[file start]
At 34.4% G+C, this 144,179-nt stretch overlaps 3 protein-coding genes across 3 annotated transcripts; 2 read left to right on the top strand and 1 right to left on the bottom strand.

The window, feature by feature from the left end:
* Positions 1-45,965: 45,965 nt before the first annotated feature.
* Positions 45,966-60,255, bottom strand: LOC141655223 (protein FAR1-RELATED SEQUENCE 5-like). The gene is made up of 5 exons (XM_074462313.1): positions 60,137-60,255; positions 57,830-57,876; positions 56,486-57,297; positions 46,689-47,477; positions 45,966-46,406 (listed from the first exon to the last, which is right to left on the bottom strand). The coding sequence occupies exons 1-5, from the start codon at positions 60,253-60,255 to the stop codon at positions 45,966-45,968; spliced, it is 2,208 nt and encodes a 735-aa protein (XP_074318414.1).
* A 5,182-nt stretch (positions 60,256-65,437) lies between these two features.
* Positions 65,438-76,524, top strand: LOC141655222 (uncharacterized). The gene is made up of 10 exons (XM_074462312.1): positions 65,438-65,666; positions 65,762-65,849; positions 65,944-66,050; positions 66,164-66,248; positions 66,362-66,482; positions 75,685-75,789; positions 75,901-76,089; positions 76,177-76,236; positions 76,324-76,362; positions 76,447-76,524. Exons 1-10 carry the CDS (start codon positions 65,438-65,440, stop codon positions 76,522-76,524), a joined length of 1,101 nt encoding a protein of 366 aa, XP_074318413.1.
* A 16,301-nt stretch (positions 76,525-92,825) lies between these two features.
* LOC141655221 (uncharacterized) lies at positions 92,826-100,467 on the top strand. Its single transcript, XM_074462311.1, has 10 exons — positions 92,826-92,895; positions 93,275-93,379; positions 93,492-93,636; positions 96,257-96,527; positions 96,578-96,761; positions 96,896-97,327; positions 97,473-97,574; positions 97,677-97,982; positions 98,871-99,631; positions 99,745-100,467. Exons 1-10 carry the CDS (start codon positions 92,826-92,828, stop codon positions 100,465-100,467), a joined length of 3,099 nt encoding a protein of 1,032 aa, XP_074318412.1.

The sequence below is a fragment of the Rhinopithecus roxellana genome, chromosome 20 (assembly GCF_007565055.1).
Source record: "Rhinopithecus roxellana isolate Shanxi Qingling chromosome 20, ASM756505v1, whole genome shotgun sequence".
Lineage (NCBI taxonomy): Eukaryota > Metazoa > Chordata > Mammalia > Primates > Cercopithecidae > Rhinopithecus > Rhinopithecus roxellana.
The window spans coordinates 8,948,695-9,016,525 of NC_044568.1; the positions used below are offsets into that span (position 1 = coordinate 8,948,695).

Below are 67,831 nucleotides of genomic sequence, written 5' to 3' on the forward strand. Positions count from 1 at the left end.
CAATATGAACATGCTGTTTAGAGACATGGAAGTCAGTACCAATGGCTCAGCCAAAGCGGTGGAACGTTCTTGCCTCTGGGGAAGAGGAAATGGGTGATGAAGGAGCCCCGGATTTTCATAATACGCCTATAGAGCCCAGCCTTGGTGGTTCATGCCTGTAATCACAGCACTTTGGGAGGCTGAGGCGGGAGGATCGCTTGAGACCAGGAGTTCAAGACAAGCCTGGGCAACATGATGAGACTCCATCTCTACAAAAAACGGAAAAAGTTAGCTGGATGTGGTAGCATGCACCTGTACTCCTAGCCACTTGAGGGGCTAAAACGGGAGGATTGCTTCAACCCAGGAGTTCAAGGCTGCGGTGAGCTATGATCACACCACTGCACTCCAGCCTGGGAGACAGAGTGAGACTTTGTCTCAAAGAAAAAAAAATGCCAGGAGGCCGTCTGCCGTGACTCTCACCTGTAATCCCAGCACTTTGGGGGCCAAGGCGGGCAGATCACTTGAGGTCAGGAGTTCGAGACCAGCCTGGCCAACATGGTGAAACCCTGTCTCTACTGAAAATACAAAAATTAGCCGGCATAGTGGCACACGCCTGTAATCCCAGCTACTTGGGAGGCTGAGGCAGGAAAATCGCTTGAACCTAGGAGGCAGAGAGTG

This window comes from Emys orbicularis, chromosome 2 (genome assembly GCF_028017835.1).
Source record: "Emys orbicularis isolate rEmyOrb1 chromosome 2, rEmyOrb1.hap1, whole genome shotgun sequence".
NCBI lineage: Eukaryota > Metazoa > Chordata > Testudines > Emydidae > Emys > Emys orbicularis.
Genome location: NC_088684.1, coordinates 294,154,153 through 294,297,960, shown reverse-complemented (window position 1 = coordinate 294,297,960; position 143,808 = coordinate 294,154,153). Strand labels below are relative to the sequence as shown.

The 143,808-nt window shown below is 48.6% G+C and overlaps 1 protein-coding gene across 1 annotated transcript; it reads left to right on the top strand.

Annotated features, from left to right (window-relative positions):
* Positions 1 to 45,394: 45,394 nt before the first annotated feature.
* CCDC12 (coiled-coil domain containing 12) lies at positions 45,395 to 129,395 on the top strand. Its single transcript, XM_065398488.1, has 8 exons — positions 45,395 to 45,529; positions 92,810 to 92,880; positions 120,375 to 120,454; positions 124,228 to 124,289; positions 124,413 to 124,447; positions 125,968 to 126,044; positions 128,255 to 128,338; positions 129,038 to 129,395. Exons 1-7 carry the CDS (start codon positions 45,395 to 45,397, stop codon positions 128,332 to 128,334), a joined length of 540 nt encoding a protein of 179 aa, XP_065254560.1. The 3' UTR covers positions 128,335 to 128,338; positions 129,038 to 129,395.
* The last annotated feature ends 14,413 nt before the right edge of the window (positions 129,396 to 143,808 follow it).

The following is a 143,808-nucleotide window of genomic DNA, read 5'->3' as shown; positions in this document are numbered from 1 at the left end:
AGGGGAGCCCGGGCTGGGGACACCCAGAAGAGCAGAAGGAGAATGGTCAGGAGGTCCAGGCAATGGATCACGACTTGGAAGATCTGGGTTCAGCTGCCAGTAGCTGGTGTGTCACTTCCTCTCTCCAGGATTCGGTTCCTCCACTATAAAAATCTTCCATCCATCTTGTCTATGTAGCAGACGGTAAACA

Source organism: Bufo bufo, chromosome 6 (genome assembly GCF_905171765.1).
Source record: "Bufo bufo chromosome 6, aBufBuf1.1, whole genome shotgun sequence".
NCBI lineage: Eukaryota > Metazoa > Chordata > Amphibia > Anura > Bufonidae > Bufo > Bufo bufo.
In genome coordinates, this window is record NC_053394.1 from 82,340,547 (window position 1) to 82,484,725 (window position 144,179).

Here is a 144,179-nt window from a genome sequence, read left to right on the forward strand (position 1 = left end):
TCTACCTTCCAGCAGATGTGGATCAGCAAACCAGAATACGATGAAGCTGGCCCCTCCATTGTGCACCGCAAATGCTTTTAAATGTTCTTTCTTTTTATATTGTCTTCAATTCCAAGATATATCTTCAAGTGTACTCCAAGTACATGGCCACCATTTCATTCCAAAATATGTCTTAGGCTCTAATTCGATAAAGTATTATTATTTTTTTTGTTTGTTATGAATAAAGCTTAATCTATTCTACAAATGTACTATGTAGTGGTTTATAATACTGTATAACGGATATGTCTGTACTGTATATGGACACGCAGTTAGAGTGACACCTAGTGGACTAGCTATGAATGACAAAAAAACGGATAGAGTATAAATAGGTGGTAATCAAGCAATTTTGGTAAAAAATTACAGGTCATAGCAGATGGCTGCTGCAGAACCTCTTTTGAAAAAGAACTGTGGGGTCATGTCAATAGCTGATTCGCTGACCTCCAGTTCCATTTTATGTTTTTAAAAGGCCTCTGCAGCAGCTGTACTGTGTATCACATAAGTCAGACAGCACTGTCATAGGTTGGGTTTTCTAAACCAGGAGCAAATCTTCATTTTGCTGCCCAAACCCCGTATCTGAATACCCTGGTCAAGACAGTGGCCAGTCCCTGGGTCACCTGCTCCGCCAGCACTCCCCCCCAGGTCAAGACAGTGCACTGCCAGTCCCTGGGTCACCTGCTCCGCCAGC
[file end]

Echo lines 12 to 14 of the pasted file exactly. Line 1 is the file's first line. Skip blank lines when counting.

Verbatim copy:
The window spans coordinates 8,948,695-9,016,525 of NC_044568.1; the positions used below are offsets into that span (position 1 = coordinate 8,948,695).

Below are 67,831 nucleotides of genomic sequence, written 5' to 3' on the forward strand. Positions count from 1 at the left end.
CAATATGAACATGCTGTTTAGAGACATGGAAGTCAGTACCAATGGCTCAGCCAAAGCGGTGGAACGTTCTTGCCTCTGGGGAAGAGGAAATGGGTGATGAAGGAGCCCCGGATTTTCATAATACGCCTATAGAGCCCAGCCTTGGTGGTTCATGCCTGTAATCACAGCACTTTGGGAGGCTGAGGCGGGAGGATCGCTTGAGACCAGGAGTTCAAGACAAGCCTGGGCAACATGATGAGACTCCATCTCTACAAAAAACGGAAAAAGTTAGCTGGATGTGGTAGCATGCACCTGTACTCCTAGCCACTTGAGGGGCTAAAACGGGAGGATTGCTTCAACCCAGGAGTTCAAGGCTGCGGTGAGCTATGATCACACCACTGCACTCCAGCCTGGGAGACAGAGTGAGACTTTGTCTCAAAGAAAAAAAAATGCCAGGAGGCCGTCTGCCGTGACTCTCACCTGTAATCCCAGCACTTTGGGGGCCAAGGCGGGCAGATCACTTGAGGTCAGGAGTTCGAGACCAGCCTGGCCAACATGGTGAAACCCTGTCTCTACTGAAAATACAAAAATTAGCCGGCATAGTGGCACACGCCTGTAATCCCAGCTACTTGGGAGGCTGAGGCAGGAAAATCGCTTGAACCTAGGAGGCAGAGAGTG